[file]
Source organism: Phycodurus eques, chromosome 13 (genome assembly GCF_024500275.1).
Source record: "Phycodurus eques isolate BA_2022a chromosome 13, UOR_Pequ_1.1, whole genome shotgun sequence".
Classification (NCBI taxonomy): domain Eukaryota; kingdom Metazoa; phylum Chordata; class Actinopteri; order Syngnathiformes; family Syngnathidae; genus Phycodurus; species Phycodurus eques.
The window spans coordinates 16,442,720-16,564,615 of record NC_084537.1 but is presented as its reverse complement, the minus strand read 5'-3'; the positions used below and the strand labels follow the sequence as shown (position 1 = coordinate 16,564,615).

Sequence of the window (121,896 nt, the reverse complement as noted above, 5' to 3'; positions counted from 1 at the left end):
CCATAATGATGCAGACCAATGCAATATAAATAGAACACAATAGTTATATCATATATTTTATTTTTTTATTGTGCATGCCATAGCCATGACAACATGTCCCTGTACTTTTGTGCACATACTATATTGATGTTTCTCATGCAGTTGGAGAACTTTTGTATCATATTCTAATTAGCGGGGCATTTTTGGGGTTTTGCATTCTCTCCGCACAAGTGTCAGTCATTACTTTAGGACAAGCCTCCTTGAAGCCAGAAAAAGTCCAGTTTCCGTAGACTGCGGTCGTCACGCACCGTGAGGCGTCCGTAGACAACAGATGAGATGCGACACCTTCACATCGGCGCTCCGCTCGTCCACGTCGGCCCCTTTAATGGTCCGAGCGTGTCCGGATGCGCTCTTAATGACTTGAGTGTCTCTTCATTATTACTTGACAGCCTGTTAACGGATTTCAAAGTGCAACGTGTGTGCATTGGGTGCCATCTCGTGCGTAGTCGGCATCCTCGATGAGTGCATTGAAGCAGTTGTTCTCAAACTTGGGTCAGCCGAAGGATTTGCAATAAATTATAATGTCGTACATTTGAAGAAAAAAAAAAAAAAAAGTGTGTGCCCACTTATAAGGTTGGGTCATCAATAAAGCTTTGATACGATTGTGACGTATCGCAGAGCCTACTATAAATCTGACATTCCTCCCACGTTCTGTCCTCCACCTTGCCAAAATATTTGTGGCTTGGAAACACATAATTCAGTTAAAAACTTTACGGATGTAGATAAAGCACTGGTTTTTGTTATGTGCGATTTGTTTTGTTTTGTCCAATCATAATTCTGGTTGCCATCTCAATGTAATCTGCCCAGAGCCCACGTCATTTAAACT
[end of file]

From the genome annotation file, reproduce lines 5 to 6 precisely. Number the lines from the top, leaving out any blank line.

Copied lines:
Sequence of the window (121,896 nt, the reverse complement as noted above, 5' to 3'; positions counted from 1 at the left end):
CCATAATGATGCAGACCAATGCAATATAAATAGAACACAATAGTTATATCATATATTTTATTTTTTTATTGTGCATGCCATAGCCATGACAACATGTCCCTGTACTTTTGTGCACATACTATATTGATGTTTCTCATGCAGTTGGAGAACTTTTGTATCATATTCTAATTAGCGGGGCATTTTTGGGGTTTTGCATTCTCTCCGCACAAGTGTCAGTCATTACTTTAGGACAAGCCTCCTTGAAGCCAGAAAAAGTCCAGTTTCCGTAGACTGCGGTCGTCACGCACCGTGAGGCGTCCGTAGACAACAGATGAGATGCGACACCTTCACATCGGCGCTCCGCTCGTCCACGTCGGCCCCTTTAATGGTCCGAGCGTGTCCGGATGCGCTCTTAATGACTTGAGTGTCTCTTCATTATTACTTGACAGCCTGTTAACGGATTTCAAAGTGCAACGTGTGTGCATTGGGTGCCATCTCGTGCGTAGTCGGCATCCTCGATGAGTGCATTGAAGCAGTTGTTCTCAAACTTGGGTCAGCCGAAGGATTTGCAATAAATTATAATGTCGTACATTTGAAGAAAAAAAAAAAAAAAAGTGTGTGCCCACTTATAAGGTTGGGTCATCAATAAAGCTTTGATACGATTGTGACGTATCGCAGAGCCTACTATAAATCTGACATTCCTCCCACGTTCTGTCCTCCACCTTGCCAAAATATTTGTGGCTTGGAAACACATAATTCAGTTAAAAACTTTACGGATGTAGATAAAGCACTGGTTTTTGTTATGTGCGATTTGTTTTGTTTTGTCCAATCATAATTCTGGTTGCCATCTCAATGTAATCTGCCCAGAGCCCACGTCATTTAAACT